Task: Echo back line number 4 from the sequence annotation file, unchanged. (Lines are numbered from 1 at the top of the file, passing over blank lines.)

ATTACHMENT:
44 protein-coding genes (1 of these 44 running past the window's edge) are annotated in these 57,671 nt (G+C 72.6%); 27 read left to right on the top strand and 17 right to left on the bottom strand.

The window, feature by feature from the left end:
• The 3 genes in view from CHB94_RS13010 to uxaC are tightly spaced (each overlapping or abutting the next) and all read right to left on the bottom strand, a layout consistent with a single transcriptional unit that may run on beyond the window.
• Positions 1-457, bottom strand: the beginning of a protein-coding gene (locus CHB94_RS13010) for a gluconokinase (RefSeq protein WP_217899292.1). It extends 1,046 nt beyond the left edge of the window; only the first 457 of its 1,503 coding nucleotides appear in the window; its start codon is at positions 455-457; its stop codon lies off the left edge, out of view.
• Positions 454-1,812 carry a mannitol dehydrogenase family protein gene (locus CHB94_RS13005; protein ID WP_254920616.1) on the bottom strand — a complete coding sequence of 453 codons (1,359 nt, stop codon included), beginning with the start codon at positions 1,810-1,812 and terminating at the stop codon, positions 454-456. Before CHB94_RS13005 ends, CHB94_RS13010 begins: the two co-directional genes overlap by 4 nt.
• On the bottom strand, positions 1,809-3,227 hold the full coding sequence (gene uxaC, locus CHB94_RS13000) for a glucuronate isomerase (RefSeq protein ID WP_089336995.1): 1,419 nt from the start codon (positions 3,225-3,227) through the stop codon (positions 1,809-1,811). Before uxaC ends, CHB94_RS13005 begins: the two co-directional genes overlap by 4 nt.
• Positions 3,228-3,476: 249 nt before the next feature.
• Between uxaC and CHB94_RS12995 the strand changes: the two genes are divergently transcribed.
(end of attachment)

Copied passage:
• Positions 1-457, bottom strand: the beginning of a protein-coding gene (locus CHB94_RS13010) for a gluconokinase (RefSeq protein WP_217899292.1). It extends 1,046 nt beyond the left edge of the window; only the first 457 of its 1,503 coding nucleotides appear in the window; its start codon is at positions 455-457; its stop codon lies off the left edge, out of view.